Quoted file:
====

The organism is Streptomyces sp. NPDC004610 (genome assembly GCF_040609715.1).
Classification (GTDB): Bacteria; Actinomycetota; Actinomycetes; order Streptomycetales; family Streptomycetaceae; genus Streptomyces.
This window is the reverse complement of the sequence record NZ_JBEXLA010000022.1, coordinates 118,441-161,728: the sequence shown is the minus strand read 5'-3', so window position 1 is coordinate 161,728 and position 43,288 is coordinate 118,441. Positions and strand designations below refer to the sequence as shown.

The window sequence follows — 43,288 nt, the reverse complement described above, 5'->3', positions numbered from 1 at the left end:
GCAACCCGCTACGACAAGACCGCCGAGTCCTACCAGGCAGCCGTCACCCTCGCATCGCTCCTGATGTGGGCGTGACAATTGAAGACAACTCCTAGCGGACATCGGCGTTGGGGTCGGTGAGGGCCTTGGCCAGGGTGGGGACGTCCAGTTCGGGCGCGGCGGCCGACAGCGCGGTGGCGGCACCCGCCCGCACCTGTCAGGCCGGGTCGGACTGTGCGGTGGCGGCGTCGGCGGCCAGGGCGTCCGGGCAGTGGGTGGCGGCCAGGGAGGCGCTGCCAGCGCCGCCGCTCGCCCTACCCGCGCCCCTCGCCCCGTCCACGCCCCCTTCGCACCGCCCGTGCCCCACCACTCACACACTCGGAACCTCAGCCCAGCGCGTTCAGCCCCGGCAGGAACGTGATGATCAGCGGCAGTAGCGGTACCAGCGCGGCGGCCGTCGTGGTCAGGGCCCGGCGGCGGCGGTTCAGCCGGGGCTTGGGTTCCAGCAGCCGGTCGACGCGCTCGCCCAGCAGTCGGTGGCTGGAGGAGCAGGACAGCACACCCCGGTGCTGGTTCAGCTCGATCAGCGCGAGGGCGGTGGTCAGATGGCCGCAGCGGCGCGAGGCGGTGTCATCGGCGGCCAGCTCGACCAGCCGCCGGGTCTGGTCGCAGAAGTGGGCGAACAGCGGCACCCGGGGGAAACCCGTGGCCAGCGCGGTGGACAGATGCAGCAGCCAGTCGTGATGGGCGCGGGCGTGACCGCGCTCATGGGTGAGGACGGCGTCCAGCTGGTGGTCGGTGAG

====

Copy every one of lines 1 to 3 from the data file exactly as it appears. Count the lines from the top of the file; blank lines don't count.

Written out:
The organism is Streptomyces sp. NPDC004610 (genome assembly GCF_040609715.1).
Classification (GTDB): Bacteria; Actinomycetota; Actinomycetes; order Streptomycetales; family Streptomycetaceae; genus Streptomyces.
This window is the reverse complement of the sequence record NZ_JBEXLA010000022.1, coordinates 118,441-161,728: the sequence shown is the minus strand read 5'-3', so window position 1 is coordinate 161,728 and position 43,288 is coordinate 118,441. Positions and strand designations below refer to the sequence as shown.